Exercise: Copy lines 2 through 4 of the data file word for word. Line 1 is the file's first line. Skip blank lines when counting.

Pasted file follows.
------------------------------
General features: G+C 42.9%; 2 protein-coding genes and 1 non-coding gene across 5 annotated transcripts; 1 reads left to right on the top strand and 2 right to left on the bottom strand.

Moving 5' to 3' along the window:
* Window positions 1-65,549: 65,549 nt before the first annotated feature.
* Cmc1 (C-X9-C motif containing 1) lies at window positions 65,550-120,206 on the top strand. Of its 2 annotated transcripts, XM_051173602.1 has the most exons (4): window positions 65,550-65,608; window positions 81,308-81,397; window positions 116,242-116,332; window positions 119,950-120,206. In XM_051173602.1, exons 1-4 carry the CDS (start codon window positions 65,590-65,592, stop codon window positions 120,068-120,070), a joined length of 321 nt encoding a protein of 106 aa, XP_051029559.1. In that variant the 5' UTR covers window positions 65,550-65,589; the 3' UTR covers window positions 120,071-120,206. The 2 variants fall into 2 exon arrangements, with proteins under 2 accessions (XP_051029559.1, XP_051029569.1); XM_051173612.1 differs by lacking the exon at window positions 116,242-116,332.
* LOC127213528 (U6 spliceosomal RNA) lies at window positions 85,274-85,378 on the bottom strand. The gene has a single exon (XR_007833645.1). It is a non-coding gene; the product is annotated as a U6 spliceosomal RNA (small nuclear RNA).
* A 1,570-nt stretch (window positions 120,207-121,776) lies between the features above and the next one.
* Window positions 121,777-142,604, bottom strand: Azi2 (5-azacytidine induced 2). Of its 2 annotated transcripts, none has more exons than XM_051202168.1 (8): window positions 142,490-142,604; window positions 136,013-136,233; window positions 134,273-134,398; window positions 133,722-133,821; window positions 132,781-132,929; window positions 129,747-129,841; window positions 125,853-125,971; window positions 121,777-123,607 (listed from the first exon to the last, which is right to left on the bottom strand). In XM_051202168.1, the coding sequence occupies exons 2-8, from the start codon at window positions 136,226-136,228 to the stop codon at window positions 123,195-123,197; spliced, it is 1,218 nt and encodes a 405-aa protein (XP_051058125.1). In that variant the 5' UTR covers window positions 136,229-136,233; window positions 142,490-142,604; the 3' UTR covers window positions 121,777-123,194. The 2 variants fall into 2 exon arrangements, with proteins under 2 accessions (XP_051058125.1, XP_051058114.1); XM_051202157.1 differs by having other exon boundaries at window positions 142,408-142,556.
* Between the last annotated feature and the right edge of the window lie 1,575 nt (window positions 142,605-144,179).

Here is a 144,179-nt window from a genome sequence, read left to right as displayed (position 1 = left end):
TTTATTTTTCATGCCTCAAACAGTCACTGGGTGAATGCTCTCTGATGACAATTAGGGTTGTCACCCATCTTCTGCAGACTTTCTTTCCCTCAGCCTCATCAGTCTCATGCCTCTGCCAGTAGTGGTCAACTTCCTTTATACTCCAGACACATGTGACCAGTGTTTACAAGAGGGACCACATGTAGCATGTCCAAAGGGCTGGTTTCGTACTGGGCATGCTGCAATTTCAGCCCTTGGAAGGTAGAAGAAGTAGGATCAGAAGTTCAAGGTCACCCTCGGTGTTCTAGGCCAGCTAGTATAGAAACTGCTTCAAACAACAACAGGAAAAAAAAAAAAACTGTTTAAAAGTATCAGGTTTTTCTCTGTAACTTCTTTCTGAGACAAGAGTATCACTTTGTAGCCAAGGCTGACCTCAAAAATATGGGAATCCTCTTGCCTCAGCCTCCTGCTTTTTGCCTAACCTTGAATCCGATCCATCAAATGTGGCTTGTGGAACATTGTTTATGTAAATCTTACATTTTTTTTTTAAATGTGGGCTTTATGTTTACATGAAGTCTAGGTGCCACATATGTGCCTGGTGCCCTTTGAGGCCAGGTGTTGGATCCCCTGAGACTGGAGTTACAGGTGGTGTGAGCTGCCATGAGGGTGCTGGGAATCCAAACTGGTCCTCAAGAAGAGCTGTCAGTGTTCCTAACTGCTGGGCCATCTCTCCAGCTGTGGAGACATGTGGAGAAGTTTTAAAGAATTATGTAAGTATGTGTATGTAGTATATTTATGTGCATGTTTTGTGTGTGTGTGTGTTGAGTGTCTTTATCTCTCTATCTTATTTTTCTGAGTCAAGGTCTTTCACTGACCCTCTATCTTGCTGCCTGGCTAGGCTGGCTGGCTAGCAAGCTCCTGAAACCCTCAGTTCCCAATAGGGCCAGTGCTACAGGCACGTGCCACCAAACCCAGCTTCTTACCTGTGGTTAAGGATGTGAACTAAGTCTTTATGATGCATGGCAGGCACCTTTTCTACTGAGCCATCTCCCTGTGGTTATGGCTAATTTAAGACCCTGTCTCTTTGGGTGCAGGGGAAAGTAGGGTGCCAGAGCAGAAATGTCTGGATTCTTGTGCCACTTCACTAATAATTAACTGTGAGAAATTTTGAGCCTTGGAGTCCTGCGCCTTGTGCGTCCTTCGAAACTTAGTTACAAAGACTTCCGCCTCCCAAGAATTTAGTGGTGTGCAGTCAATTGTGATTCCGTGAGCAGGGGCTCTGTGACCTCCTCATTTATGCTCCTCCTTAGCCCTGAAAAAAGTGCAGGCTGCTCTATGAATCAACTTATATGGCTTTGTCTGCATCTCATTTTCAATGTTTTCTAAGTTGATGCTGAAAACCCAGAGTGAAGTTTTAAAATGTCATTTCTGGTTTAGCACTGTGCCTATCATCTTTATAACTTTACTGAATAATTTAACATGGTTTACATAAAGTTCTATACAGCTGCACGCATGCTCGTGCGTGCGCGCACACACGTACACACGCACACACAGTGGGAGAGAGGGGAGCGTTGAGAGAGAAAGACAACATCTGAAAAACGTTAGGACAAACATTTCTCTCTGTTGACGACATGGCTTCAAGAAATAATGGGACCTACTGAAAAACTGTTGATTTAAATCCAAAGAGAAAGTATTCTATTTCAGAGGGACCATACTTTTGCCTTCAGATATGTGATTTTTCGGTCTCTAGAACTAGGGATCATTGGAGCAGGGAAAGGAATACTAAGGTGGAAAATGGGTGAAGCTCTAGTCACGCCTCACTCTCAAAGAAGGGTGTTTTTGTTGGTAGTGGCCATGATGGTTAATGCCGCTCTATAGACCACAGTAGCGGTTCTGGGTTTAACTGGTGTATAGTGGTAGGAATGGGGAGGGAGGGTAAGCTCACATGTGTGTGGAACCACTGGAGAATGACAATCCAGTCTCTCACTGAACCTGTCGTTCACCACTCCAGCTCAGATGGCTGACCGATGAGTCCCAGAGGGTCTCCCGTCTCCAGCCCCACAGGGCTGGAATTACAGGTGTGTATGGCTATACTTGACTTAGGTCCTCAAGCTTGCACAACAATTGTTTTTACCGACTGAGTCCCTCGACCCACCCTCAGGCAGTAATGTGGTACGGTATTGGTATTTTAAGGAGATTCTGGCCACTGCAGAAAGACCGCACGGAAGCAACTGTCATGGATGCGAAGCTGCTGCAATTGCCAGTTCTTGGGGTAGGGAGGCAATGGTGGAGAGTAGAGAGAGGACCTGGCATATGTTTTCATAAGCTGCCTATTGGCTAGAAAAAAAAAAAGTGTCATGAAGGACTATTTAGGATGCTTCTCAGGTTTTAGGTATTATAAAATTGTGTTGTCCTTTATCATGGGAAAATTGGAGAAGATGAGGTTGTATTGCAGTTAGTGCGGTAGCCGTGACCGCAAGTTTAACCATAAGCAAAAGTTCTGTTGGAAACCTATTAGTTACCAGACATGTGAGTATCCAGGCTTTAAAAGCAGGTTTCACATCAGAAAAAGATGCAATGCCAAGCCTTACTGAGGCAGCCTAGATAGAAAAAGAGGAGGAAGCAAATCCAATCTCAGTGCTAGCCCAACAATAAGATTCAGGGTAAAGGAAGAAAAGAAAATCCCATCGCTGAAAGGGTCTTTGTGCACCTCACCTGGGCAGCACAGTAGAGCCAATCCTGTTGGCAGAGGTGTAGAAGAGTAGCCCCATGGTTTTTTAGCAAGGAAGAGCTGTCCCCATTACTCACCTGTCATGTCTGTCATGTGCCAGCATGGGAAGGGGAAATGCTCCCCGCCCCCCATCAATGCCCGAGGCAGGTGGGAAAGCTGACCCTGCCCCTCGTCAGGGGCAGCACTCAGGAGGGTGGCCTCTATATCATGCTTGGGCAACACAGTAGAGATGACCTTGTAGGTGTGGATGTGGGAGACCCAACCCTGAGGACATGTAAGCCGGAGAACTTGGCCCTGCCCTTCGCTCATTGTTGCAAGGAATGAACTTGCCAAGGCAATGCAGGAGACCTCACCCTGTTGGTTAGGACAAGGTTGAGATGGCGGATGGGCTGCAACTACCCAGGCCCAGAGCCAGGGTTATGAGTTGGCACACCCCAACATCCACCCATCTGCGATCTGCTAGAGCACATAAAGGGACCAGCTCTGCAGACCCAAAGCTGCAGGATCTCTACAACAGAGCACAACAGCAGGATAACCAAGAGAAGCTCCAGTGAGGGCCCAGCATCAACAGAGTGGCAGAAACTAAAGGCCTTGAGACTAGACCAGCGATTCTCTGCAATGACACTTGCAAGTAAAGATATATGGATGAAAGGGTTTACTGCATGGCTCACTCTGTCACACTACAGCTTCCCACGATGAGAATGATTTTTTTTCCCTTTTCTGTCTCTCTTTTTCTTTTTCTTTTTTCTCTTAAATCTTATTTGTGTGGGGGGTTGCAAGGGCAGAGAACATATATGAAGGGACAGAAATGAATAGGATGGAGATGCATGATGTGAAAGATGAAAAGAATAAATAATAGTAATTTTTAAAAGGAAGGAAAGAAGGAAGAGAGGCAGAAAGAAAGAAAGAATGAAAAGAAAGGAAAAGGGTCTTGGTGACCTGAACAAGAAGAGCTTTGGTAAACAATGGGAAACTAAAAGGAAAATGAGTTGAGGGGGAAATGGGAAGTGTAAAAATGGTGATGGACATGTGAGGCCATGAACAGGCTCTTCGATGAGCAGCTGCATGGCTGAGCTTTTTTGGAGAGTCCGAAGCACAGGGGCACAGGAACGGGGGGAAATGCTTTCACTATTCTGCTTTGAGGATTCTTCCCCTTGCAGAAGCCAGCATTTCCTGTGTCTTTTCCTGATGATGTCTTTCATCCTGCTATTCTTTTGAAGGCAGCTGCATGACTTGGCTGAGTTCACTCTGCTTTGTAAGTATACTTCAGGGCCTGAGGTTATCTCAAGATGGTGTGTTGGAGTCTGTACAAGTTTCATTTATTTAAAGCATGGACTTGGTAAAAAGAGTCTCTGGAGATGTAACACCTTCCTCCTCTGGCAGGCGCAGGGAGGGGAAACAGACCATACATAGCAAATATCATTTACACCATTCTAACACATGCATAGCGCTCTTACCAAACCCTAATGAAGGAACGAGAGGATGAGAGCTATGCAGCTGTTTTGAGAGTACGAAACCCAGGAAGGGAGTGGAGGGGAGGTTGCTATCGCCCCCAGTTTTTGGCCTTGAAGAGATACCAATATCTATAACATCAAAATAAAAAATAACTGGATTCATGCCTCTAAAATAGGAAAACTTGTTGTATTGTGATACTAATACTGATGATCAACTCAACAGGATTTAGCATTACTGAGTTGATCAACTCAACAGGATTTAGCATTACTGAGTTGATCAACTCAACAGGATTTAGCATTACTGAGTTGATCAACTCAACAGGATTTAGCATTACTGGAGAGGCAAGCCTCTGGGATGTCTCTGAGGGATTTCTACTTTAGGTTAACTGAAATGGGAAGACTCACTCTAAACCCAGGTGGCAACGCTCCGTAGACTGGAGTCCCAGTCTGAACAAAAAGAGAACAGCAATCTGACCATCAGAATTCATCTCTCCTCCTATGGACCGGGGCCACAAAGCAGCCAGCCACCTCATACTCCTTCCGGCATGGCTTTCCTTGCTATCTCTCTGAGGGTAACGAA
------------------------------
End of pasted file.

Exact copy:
Moving 5' to 3' along the window:
* Window positions 1-65,549: 65,549 nt before the first annotated feature.
* Cmc1 (C-X9-C motif containing 1) lies at window positions 65,550-120,206 on the top strand. Of its 2 annotated transcripts, XM_051173602.1 has the most exons (4): window positions 65,550-65,608; window positions 81,308-81,397; window positions 116,242-116,332; window positions 119,950-120,206. In XM_051173602.1, exons 1-4 carry the CDS (start codon window positions 65,590-65,592, stop codon window positions 120,068-120,070), a joined length of 321 nt encoding a protein of 106 aa, XP_051029559.1. In that variant the 5' UTR covers window positions 65,550-65,589; the 3' UTR covers window positions 120,071-120,206. The 2 variants fall into 2 exon arrangements, with proteins under 2 accessions (XP_051029559.1, XP_051029569.1); XM_051173612.1 differs by lacking the exon at window positions 116,242-116,332.